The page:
Mark Bustos is a hair stylist at an upscale salon in New York City, but not all of his clientele have to be wealthy to get a quality trim. Sometimes, they don’t need a penny.
Bustos spends every Sunday — his only day off from work — venturing through the city in search of anyone in need who’d appreciate a haircut. Approaching each person with the same, simple phrase — “I want to do something nice for you today” — Bustos provides cuts to up to six people every Sunday, capturing many stylings on his Instagram account.
Bustos has been cutting hair for the less fortunate since May 2012, when he traveled to the Philippines to visit family members. While abroad, he paid an owner of a barbershop to rent a chair and provide services to impoverished children in need of a fresh look.
“The feeling was so rewarding, I decided to bring the positive energy back to NYC,” Bustos, 30, told The Huffington Post in an email, noting he’s also given haircuts to the needy in Jamaica, Costa Rica and Los Angeles.
One of Bustos’ clients, Jim from Long Beach, California, who’d just been released from prison two weeks before his haircut. “Every human life is worth the same,” Bustos wrote in the caption. “We all deserve a second chance.”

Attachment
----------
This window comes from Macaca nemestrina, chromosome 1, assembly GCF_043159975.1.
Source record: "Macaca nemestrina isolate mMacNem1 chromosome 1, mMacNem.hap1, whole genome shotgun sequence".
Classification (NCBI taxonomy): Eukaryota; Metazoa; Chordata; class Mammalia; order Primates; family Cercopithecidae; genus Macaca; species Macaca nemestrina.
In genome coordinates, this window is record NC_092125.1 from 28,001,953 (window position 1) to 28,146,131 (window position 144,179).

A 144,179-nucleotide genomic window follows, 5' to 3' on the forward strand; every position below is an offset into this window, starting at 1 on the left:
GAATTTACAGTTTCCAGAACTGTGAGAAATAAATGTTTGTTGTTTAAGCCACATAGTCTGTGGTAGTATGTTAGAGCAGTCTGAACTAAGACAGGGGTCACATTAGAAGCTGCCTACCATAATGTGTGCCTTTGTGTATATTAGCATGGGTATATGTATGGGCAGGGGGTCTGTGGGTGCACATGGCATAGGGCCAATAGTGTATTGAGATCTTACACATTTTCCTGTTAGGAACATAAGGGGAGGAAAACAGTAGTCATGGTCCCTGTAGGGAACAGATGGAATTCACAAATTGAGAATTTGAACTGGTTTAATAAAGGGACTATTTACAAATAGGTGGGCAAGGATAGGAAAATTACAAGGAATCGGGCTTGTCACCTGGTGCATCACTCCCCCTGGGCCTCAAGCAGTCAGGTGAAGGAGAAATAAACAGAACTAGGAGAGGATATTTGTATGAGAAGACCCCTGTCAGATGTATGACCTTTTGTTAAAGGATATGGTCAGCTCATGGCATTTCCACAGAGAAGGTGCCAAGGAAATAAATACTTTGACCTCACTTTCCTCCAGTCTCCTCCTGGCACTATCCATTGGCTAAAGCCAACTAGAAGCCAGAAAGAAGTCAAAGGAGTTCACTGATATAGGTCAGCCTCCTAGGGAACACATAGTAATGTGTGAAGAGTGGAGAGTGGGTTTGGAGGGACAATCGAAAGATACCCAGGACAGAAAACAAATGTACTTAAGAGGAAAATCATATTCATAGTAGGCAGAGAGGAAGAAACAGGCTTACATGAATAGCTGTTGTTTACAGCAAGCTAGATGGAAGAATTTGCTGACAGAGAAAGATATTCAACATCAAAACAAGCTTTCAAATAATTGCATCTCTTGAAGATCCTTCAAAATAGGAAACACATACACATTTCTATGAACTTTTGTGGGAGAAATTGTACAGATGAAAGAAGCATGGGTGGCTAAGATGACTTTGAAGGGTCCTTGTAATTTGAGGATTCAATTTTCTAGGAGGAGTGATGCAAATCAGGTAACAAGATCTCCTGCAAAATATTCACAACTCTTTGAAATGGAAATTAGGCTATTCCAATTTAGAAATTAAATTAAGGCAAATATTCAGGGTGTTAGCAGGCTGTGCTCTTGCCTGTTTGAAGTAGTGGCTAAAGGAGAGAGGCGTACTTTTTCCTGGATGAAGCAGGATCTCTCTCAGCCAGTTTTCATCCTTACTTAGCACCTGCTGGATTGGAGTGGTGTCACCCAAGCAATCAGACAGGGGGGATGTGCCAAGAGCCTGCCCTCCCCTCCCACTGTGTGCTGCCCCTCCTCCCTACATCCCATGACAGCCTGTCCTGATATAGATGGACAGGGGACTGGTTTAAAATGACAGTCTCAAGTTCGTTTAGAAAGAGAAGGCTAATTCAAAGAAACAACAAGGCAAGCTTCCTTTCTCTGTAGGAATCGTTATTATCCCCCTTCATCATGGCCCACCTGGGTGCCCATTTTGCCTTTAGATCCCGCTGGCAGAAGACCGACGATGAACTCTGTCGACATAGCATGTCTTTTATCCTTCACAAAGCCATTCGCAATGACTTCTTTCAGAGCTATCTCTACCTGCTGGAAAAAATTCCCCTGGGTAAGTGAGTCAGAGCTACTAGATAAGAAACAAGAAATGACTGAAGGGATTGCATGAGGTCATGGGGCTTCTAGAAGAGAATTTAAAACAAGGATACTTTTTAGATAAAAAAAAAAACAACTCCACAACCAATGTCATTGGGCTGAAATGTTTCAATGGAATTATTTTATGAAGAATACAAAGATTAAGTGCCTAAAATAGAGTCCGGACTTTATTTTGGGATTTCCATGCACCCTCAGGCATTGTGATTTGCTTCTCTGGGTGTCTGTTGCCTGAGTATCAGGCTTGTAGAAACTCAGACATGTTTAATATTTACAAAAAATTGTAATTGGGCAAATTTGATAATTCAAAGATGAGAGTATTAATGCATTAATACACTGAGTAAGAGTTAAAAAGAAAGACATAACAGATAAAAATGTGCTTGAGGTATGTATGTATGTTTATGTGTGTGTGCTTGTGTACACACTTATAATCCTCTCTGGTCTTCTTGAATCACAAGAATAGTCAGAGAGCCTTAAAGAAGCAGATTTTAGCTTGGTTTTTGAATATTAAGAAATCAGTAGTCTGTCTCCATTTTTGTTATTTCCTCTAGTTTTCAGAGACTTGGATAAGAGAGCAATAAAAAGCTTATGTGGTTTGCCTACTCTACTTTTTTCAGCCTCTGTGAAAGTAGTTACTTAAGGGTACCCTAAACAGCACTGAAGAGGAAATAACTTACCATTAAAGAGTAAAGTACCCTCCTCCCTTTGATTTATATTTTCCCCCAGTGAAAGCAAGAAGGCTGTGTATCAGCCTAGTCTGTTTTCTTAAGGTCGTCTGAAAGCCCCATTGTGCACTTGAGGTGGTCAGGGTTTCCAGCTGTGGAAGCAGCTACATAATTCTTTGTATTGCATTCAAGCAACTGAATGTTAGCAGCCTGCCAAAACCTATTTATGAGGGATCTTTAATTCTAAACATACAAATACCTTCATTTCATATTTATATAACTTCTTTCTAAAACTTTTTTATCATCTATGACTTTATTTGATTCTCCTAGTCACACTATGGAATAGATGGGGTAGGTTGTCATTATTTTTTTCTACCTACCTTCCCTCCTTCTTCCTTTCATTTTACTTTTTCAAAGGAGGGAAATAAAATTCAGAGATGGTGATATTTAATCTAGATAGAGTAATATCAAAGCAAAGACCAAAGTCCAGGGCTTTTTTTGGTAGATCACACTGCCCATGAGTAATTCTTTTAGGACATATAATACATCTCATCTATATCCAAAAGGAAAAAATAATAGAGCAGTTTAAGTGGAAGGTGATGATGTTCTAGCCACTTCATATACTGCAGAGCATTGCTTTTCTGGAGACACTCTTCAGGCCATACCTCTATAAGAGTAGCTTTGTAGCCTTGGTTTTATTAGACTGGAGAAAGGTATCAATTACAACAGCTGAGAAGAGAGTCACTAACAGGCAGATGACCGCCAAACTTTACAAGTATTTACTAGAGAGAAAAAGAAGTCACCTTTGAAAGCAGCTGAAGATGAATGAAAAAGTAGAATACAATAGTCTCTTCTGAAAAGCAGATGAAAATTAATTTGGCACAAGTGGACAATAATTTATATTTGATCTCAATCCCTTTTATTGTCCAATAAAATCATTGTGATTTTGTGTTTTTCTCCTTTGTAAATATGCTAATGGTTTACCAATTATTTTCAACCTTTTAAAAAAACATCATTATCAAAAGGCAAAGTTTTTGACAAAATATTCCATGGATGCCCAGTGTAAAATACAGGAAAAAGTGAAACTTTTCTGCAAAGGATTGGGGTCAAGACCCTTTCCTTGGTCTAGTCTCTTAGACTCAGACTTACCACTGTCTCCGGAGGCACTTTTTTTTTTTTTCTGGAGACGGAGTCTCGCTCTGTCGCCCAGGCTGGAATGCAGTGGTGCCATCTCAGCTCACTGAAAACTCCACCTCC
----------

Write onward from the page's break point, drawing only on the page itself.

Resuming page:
Of all the meaningful haircuts Bustos has given over the years, one recipient sticks out.
“Jemar Banks — I’ll never forget the name,” Bustos told HuffPost. “After offering him a haircut and whatever food he wanted to eat, he didn’t have much to say throughout the whole process, until after I showed him what he looked like when I was done … The first thing he said to me was, ‘Do you know anyone that’s hiring?'”
Bustos said he cuts hair all over New York City, often accompanied by his girlfriend, who asks recipients what food they’d like to eat.
“One response we’ve gotten is, ‘Nobody ever asks me what I actually want. I usually just get leftovers and scraps,'” Bustos told HuffPost.
Bustos said he intentionally cuts hair for the homeless in open, well-traveled spaces like street corners and sidewalks so that the public can watch — “not to see me,” he notes, but so that others can find inspiration in the good deed, and be kind to those less unfortunate as well.
“Even a simple smile can go a long way.